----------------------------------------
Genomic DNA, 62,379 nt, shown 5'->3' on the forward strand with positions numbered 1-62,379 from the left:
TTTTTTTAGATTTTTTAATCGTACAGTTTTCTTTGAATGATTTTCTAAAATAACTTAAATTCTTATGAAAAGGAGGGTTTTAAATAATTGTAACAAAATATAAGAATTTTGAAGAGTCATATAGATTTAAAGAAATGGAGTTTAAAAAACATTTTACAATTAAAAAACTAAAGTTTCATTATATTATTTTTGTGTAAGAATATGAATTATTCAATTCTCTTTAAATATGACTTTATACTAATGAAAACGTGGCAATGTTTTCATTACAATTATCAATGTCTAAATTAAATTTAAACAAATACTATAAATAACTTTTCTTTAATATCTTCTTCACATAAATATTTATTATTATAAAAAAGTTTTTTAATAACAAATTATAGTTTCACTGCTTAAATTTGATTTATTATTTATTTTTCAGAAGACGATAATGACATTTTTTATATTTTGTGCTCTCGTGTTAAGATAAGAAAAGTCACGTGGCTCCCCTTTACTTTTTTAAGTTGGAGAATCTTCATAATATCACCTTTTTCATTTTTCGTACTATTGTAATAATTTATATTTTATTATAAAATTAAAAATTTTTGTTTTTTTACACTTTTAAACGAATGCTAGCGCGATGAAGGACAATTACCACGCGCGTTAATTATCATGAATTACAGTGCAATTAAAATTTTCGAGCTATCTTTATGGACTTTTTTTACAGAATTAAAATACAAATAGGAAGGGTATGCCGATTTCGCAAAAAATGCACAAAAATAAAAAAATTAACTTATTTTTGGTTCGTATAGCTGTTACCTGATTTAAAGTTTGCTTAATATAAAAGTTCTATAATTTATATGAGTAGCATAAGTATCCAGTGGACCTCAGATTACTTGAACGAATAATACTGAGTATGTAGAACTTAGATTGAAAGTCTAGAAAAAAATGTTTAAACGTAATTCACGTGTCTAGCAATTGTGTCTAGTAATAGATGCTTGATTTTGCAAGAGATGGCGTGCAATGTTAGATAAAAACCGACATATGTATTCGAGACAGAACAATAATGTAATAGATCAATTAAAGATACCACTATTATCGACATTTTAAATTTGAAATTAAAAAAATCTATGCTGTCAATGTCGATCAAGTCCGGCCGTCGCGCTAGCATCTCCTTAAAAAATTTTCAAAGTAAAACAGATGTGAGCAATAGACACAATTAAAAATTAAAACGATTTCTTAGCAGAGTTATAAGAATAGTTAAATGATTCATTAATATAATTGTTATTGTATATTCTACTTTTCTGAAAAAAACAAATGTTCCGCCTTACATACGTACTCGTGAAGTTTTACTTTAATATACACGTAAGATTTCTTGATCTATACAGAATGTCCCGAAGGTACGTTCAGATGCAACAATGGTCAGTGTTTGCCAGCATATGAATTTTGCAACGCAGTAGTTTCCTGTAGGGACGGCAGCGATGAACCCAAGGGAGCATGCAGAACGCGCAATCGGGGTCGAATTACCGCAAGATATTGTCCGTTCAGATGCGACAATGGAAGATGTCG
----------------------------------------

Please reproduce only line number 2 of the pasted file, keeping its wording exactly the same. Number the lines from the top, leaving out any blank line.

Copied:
TTTTTTTAGATTTTTTAATCGTACAGTTTTCTTTGAATGATTTTCTAAAATAACTTAAATTCTTATGAAAAGGAGGGTTTTAAATAATTGTAACAAAATATAAGAATTTTGAAGAGTCATATAGATTTAAAGAAATGGAGTTTAAAAAACATTTTACAATTAAAAAACTAAAGTTTCATTATATTATTTTTGTGTAAGAATATGAATTATTCAATTCTCTTTAAATATGACTTTATACTAATGAAAACGTGGCAATGTTTTCATTACAATTATCAATGTCTAAATTAAATTTAAACAAATACTATAAATAACTTTTCTTTAATATCTTCTTCACATAAATATTTATTATTATAAAAAAGTTTTTTAATAACAAATTATAGTTTCACTGCTTAAATTTGATTTATTATTTATTTTTCAGAAGACGATAATGACATTTTTTATATTTTGTGCTCTCGTGTTAAGATAAGAAAAGTCACGTGGCTCCCCTTTACTTTTTTAAGTTGGAGAATCTTCATAATATCACCTTTTTCATTTTTCGTACTATTGTAATAATTTATATTTTATTATAAAATTAAAAATTTTTGTTTTTTTACACTTTTAAACGAATGCTAGCGCGATGAAGGACAATTACCACGCGCGTTAATTATCATGAATTACAGTGCAATTAAAATTTTCGAGCTATCTTTATGGACTTTTTTTACAGAATTAAAATACAAATAGGAAGGGTATGCCGATTTCGCAAAAAATGCACAAAAATAAAAAAATTAACTTATTTTTGGTTCGTATAGCTGTTACCTGATTTAAAGTTTGCTTAATATAAAAGTTCTATAATTTATATGAGTAGCATAAGTATCCAGTGGACCTCAGATTACTTGAACGAATAATACTGAGTATGTAGAACTTAGATTGAAAGTCTAGAAAAAAATGTTTAAACGTAATTCACGTGTCTAGCAATTGTGTCTAGTAATAGATGCTTGATTTTGCAAGAGATGGCGTGCAATGTTAGATAAAAACCGACATATGTATTCGAGACAGAACAATAATGTAATAGATCAATTAAAGATACCACTATTATCGACATTTTAAATTTGAAATTAAAAAAATCTATGCTGTCAATGTCGATCAAGTCCGGCCGTCGCGCTAGCATCTCCTTAAAAAATTTTCAAAGTAAAACAGATGTGAGCAATAGACACAATTAAAAATTAAAACGATTTCTTAGCAGAGTTATAAGAATAGTTAAATGATTCATTAATATAATTGTTATTGTATATTCTACTTTTCTGAAAAAAACAAATGTTCCGCCTTACATACGTACTCGTGAAGTTTTACTTTAATATACACGTAAGATTTCTTGATCTATACAGAATGTCCCGAAGGTACGTTCAGATGCAACAATGGTCAGTGTTTGCCAGCATATGAATTTTGCAACGCAGTAGTTTCCTGTAGGGACGGCAGCGATGAACCCAAGGGAGCATGCAGAACGCGCAATCGGGGTCGAATTACCGCAAGATATTGTCCGTTCAGATGCGACAATGGAAGATGTCG